Bye, Bye the Numbers
What’s it like out there? Job stats paint a mixed bag.
➔ Maybe it’s subconsciously tied to our love of sports, but Americans love statistics. And, if you enjoy crunching the numbers, you’re going to love today’s Tip of the Day. We’ve got job-search numbers, numbers and more numbers.
Some say that looking for a job is a full-time job. Not according to Careerbuilder.com. They say today’s job seekers only spend an average of 11 hours a week looking for work.
Where do you fit in?
Let’s start with the Bureau of Labor Statistics (BLS) which reports that the average amount of time to find a job is 24 weeks. TalentWorks notes that it takes 100–200 job applications to get one job offer. Jobvite on the other hand adds that, on average, 12 percent of candidates who applied for jobs were asked for an interview. Of those interviewed, 28 percent received a job offer.
Jobvite goes on to say that almost 50 percent of all applications come from job boards, followed by 35 percent which are submitted through internal career sites. Is this really the best approach? Jobvite points out that less than one percent of candidates who apply through job boards and career sites are offered a position.
How do the successful candidates apply? Jobvite claims that the most effective way is directly to the hiring manager. Of those who apply in this manner, 19 percent land the job. That would make sense considering that most jobs are not posted online. Forbes claims that 70 percent, and LinkedIn says that 85 percent of all jobs are never posted.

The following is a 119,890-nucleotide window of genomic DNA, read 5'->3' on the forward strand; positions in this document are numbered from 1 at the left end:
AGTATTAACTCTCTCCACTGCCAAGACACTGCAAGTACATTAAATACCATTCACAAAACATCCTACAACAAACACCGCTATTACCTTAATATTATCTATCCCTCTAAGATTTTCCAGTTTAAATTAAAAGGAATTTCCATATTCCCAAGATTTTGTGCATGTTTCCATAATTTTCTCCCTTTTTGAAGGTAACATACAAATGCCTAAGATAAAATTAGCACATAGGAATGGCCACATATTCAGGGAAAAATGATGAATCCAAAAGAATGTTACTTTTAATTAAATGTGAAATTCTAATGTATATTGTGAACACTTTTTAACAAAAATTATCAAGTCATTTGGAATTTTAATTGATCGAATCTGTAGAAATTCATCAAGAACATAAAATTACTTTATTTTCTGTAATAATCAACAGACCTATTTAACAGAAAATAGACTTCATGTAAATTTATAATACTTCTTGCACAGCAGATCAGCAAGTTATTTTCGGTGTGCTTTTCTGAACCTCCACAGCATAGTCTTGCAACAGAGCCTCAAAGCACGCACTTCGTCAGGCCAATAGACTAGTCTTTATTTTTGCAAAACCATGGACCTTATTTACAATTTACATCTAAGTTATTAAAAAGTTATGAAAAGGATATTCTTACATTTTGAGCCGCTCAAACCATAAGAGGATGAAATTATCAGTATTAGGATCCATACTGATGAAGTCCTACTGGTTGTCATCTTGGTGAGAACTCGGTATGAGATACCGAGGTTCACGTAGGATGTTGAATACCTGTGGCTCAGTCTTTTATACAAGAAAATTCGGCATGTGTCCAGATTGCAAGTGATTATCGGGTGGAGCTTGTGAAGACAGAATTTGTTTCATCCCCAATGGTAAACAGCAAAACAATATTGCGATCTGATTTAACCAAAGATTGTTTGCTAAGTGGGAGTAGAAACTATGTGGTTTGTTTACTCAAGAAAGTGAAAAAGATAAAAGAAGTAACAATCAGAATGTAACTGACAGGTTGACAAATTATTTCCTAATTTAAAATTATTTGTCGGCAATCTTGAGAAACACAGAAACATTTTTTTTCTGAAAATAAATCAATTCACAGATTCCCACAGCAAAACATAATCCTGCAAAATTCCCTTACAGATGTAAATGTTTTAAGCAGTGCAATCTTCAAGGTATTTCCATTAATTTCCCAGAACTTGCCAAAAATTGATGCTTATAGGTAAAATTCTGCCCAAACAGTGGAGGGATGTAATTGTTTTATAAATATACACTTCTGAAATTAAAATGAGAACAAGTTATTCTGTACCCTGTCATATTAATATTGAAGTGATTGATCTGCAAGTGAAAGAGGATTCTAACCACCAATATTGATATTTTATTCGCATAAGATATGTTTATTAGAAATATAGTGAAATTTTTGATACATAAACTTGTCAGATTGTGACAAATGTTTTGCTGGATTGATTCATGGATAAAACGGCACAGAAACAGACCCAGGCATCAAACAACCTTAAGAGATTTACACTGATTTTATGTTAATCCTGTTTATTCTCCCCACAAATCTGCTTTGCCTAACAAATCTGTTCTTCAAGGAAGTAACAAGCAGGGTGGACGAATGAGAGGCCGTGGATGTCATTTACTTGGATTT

Yet Zety.com states that more than half of job seekers say their preferred source for finding jobs is online. Maybe that’s why the BLS notes that the long-term unemployed (longer than six months) constitute just over a third of the unemployed. Doesn’t make sense.
What makes more sense is that Glassdoor claims that the second most popular method of hearing about a job – 45 percent – is from a friend. Which points to that old tried and true, networking.
One small consolation for mature job seekers is that Gallup found that Millennials have the highest rates of unemployment and underemployment.